In our latest jobs and recovery monitor we look at headline labour market data covering September to November 2020, when new national restrictions had been introduced and furlough extended. We also look at the emerging picture across the regions and nations of the UK.
Over this period, we continued to see record redundancies and the UK unemployment rate rose to 5 per cent for the first time since 2016. All regions and nations have seen an impact on jobs, but London appears to have experienced the largest impact to date, with its unemployment rate reaching 6.9 per cent, and based on PAYE and workforce jobs data, accounting for around a quarter of the falls in jobs.
It is important to remember the labour market impacts of the crisis are still emerging and we are yet to see official data that covers the end of 2020 and into 2021 as national lockdown resumed and furloughed was extended. We also know there are discrepancies in the headline measure of employment between the labour market statistics and other sources such as the HMRC PAYE data.
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Latest labour market data shows another record rise in redundancies, increasing by 243 per cent on the year to just under 400,000 for the period September – November 2020, much higher than any comparable period during the financial crisis of 2008/09.
Three industries account for nearly 43 per cent of redundancies; wholesale and retail (69,000), manufacturing (59,000) and admin and support services (41,000). Admin and support services also has the highest redundancy rate (the number of redundancies per 1000 people) at 35.8 per cent.
The unemployment rate is now at 5 per cent, rising 13.3 per cent on the quarter, the biggest quarterly rise since 1980, leaving 1.72 million people unemployed.
The impact of the crisis is being felt across the regions and nations of the UK, with five regions (the North East, Yorkshire & Humber, East and West Midlands and London) seeing an unemployment rates of 5 per cent or more.
However, London appears to have experienced the most significant downturn in its labour market so far, seeing its unemployment rate increase 1.7 ppt on the previous quarter and 2.6 ppt on the year, to 6.9 per cent.
While some regions and nations have seen a small decline in unemployment on the quarter (June to August 2020), all have seen an increase on the same period a year ago (September to November). The North East has seen the smallest increase in their unemployment rate, but it is important to remember that the North East had a much higher unemployment rate than the UK average going into this crisis (6.2 per cent versus 3.8 per cent).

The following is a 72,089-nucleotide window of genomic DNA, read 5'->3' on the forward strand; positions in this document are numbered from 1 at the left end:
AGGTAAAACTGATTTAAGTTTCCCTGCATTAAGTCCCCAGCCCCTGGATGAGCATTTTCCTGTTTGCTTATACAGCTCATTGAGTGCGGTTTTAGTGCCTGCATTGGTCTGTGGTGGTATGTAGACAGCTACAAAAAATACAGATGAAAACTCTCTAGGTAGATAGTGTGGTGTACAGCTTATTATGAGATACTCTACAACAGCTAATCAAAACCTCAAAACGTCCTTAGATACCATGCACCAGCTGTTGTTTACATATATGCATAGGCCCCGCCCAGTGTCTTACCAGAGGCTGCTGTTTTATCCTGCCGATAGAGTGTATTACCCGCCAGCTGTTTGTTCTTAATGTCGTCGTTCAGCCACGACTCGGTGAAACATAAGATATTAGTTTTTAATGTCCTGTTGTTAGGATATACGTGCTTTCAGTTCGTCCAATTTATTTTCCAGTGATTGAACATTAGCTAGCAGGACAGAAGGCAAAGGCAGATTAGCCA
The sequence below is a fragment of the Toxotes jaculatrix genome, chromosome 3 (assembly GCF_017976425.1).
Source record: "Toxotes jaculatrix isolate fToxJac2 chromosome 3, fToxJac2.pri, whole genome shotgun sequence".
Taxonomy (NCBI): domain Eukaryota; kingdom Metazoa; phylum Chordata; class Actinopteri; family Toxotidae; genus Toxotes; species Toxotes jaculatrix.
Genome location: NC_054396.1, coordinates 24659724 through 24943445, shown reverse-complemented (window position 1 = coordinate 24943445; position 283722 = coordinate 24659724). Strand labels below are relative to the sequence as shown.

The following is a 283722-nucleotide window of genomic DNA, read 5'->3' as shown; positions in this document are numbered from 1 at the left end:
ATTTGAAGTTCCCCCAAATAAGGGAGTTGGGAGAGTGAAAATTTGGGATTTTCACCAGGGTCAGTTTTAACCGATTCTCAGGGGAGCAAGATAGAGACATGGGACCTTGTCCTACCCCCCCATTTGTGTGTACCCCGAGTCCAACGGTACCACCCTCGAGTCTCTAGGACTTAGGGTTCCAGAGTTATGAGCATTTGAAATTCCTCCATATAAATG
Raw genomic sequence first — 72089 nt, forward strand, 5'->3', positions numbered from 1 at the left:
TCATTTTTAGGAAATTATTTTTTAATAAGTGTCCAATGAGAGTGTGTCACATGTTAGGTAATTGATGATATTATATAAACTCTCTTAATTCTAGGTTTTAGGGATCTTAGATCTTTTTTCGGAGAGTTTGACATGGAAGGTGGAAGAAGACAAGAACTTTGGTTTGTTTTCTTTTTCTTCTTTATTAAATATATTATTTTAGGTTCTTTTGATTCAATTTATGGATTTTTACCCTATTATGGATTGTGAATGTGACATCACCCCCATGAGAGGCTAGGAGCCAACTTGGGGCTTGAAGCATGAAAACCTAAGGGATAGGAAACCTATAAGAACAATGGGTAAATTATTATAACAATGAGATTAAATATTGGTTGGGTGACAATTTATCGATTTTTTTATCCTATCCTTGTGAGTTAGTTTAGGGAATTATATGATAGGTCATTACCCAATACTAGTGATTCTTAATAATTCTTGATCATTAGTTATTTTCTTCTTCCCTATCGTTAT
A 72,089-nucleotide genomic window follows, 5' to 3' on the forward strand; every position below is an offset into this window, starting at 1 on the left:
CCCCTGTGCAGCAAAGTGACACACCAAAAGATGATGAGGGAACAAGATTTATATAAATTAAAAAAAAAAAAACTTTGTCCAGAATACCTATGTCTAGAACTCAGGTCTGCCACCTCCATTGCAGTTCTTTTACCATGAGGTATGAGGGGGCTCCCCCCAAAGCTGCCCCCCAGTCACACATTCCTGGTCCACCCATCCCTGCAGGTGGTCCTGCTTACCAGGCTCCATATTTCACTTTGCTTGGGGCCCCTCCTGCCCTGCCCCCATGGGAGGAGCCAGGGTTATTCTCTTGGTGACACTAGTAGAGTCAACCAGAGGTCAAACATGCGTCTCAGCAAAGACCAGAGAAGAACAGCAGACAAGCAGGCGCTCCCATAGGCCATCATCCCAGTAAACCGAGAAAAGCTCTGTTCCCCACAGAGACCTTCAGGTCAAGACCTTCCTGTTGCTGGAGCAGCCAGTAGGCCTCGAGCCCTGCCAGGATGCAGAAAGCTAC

As noted, redundancies have reached a record high, and are higher than any comparable period during the financial crisis. This is echoed in regional and national redundancy data, with nearly all parts of the UK experiencing redundancy levels similar or higher than the redundancy peak of the financial crisis. 
London has seen the largest increase in redundancies on the quarter and the year, up by 49,000 and 57,000 respectively, followed by the West Midlands which saw redundancies rise by 24,000 on the quarter and 34,000 on the year.
The South East has seen a relatively lower increase in redundancies on the quarter (12,000) but has seen them rise by 41,000 on the year. Similarly, the North West has seen redundancies rise by 19,000 on the year, but significantly less on the quarter (1000), suggesting that the impact of the crisis on jobs has so far hit different parts of the country at different times.
There are some discrepancies between the different labour market indicators, particularly regarding employment and Labour Force Survey measurement of employees. Both the workforce jobs data (which includes employees, self-employed workers and second jobs) and the PAYE data suggest a higher level of job losses than the Office for National Statistics (ONS) data suggests (see table 1, p5).
As both the workforce jobs and PAYE data show broadly similar scale and trends, we have used this data to get a more detailed indication of what may be happening at regional and industry level.
However, while there is some difference between the ONS redundancy data and workforce jobs data in terms of the scale of jobs losses, the workforce jobs data for the first three quarters of 2020 (to September) does show a similar trend to official redundancy data regarding the different timings of the impact of the crisis on jobs so far.
London, the East of England, and the North West appear to have taken a larger hit on job losses in quarter two of 2020 (Apr – June). Whereas the South East, and both the West and East Midlands saw a higher proportion of their total fall in jobs come in quarter three (July – September) - though London also saw significant job losses in quarter three too.
Both the workforce jobs data (which includes employees, self-employed workers and second jobs) and the PAYE data indicate that London accounts for around a quarter of the job losses so far, followed by the South East (14 per cent), and the East of England and the West Midlands (both between around 8 and 12 per cent).
At UK industry level, workforce jobs data shows the main falls in jobs between March 2020 and September 2020 have occurred in administrative and support services (187,000), accommodation and food (147,000), arts and recreation, and manufacturing (both around 101,000).